In Defense of XoBrooklynne

In+Defense+of+XoBrooklynne

Written By Mia Zottoli , Staff Reporter

Although social media can be a powerful tool for connection and enjoyment, having a public role online can often lead to harsh criticism from large groups of people. For female public figures specifically, nearly every action finds criticism, and content creator XoBrooklynne was no exception. However, she faced the critiques head on, fooling the entire internet in the process.

Photo from @brooklynnexo on Instagram

Her master plan began on November 27, 2021, when she posted a video singing “All Too Well” by Taylor Swift with the caption, “I’ve been working so hard on my music & it’s almost time I can finally share it with all of you <3.” Even though Brooklynne was only 17 years old (and her only crime was posting a video having fun on TikTok), the hate comments immediately started rolling in. Comments like, “u should be on Americans got talent 🎤🎼✨but stay in the audience🧚‍♀️💗✨,” “Taylor swift just got back with jake after seeing this,” and “COnfIdenCE iS kEY🧚‍♂️🧚‍♀️💚but your locked out✨🧚‍♂️🧚‍♀️,” crowded the comment section. 

However, despite so many people expressing such hatred for her voice, the video still received around 618.2 thousand likes and over 43,000 comments. Additionally, various other creators on TikTok dueted or stitched Brooklynne’s video. Most complained about her singing or made similar comments to those under her video, but some defended her. @faythegay posted a video calling for the bullying to stop with the caption, “I’m sick of seeing duets and stitches inviting bullying of ppl expressing themselves. This isn’t ok.” However, the hatred gained much more traction than the videos defending Brooklynne. 

Two days after the initial video, Brooklynne posted another TikTok announcing the upcoming release of her first single. Once again, hate comments packed her comment section: “it’s the way she though she ate w ‘i love a good scandal,’” “my 13th reason,” and “done. you’re done.” Nevertheless, Brooklynne released her single along with a professionally filmed music video, persisting with her music career despite the hatred. The video received upwards of 2.8 million views along with 46,000 likes, and Brooklynne’s VEVO account gained 12,100 followers. Then, a little over a week later, Brooklynne posted a video announcing the release of her entire debut album, “My Crown: The Album.” However, when people went to listen to it, they discovered that the entire album included remixes of her song “My Crown,” including “I Wanna Be On Broadway,” a version of “My Crown” sung by an impersonator of Alexander Hamilton. By then, people began to realize that something was off. TikTok users had been relentlessly bullying Brooklynne thinking she genuinely wanted to start a music career, but had they been played the entire time? Immediately, the attitude towards Brooklynne completely flipped. Comments on her album announcement video included, “SHE’S PLAYING ALL OF YOU I CAN’T,” “girl i’m gonna admit this was too funny LMFAOAO,” and “YOU ARE A COMEDY GENIUS.” The same people that verbally attacked her were now showering her with praise, and they continued to do so when she posted a video declaring that the whole thing had been a joke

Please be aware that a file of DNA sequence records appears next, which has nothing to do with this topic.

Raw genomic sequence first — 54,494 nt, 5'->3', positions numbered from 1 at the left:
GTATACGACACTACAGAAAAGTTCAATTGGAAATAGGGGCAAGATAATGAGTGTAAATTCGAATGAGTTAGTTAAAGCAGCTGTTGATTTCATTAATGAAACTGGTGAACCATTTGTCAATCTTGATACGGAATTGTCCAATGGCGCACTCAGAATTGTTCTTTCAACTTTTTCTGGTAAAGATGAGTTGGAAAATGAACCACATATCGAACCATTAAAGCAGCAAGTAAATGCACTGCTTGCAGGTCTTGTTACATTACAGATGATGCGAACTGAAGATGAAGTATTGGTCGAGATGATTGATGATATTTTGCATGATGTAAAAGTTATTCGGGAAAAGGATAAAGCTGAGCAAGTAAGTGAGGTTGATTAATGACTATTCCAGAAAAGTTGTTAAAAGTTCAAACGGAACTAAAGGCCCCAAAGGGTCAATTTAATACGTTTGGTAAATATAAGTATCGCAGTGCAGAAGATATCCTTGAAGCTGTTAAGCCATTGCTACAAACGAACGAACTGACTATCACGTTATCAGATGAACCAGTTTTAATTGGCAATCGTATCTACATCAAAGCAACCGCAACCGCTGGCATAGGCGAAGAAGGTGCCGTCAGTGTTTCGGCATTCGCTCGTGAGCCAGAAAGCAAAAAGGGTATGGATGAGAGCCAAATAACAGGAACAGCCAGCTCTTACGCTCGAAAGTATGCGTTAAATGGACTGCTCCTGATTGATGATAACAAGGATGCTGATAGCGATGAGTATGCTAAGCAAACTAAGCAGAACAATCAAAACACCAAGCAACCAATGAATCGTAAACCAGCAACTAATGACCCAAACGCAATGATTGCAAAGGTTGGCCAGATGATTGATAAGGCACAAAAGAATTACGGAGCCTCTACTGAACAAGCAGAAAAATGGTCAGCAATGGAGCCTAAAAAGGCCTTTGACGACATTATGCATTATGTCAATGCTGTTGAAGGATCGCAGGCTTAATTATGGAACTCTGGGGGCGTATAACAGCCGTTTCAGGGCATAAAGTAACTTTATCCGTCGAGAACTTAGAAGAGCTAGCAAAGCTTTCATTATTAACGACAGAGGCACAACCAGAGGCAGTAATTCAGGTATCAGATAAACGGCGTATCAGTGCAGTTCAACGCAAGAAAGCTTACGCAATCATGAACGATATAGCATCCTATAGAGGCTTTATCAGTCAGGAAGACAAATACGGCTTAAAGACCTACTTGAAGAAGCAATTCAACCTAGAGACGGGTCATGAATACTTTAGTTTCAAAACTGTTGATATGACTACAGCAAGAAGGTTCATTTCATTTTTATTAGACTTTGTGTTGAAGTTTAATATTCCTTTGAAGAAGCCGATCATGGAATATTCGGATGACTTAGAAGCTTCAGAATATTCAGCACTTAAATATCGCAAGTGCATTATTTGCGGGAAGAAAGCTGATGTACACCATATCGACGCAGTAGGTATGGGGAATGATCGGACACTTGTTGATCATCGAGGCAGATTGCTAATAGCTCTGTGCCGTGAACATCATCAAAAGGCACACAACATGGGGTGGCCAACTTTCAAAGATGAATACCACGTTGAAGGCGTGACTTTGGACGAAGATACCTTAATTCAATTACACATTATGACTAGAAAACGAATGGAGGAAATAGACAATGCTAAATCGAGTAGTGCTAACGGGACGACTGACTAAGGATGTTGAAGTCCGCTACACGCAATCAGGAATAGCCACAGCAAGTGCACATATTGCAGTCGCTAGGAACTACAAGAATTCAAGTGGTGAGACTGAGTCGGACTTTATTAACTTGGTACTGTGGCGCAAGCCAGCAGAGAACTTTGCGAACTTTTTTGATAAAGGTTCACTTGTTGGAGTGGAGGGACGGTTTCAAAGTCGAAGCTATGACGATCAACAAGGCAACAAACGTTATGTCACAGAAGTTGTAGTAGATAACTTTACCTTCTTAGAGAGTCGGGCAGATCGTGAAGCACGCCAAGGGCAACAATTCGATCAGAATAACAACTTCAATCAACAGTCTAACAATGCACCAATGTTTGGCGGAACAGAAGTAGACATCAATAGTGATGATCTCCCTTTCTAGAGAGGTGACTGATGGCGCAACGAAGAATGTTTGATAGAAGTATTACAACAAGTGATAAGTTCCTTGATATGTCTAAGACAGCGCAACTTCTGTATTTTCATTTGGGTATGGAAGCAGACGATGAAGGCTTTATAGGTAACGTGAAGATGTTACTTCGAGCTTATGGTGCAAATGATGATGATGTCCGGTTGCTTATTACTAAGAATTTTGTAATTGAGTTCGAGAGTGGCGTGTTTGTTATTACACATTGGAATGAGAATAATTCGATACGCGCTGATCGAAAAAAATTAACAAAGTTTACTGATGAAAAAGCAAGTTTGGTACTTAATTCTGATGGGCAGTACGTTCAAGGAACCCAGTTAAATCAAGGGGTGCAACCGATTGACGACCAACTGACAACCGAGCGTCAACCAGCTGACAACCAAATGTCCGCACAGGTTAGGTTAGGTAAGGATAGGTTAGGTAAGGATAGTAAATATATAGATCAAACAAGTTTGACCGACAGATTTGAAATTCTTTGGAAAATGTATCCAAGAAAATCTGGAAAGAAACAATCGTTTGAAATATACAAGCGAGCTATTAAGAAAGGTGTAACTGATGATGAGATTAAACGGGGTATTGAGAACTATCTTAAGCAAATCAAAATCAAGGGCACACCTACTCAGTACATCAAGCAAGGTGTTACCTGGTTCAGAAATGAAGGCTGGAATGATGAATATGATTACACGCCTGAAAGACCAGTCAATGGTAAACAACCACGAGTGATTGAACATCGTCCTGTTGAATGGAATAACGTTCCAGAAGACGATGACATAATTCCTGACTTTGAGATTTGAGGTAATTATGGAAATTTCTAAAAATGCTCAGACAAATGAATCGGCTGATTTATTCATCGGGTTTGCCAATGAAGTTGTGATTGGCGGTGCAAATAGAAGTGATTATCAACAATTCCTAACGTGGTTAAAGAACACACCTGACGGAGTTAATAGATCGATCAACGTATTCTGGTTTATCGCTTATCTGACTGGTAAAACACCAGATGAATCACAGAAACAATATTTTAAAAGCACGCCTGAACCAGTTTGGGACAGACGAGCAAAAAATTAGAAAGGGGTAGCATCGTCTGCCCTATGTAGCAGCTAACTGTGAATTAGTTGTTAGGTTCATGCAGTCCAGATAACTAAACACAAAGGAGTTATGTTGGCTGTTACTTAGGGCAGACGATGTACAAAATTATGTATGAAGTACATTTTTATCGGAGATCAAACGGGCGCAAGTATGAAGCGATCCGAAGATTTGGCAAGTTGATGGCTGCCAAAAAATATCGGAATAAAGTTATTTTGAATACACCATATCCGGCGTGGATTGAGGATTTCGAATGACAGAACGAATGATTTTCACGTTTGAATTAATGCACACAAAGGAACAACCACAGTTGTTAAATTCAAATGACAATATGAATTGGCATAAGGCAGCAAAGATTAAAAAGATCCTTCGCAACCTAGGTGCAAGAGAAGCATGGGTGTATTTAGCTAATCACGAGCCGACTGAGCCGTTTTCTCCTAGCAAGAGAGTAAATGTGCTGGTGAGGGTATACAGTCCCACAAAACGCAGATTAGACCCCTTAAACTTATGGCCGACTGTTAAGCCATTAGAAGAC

Photo from XoBrooklynne via Spotify

Although the reveal of Brooklynne’s scam was funny, what if she hadn’t been joking? What if she had really just been a 17-year-old girl trying to express herself? Even though some people knew she was joking from the start, others didn’t and still relentlessly bullied her on TikTok. If she had seriously been trying to learn music and suffered criticism from every corner of the internet, that could have had serious consequences for her mental health and self-esteem. Instead, she took advantage of the internet’s tendency to spread hate and used it to gain popularity, successfully gaming the system. However, we truly can never know whether something on the internet is a joke or not, and in order to prevent serious cyber-bullying, we need to stop letting hate spread faster than positivity. If people did not gain likes, views and comments from harsh criticism, they wouldn’t post it. 

Additionally, people often justify their own cyber-bullying by saying, “What difference is one person going to make?” Yet when half of the people on the internet say the same thing to themselves, hate will spread like wildfire. While definitely hilarious, Brooklynne’s scam also unearths the internet’s toxicity and teaches content consumers a lesson on what should and should not be spread online.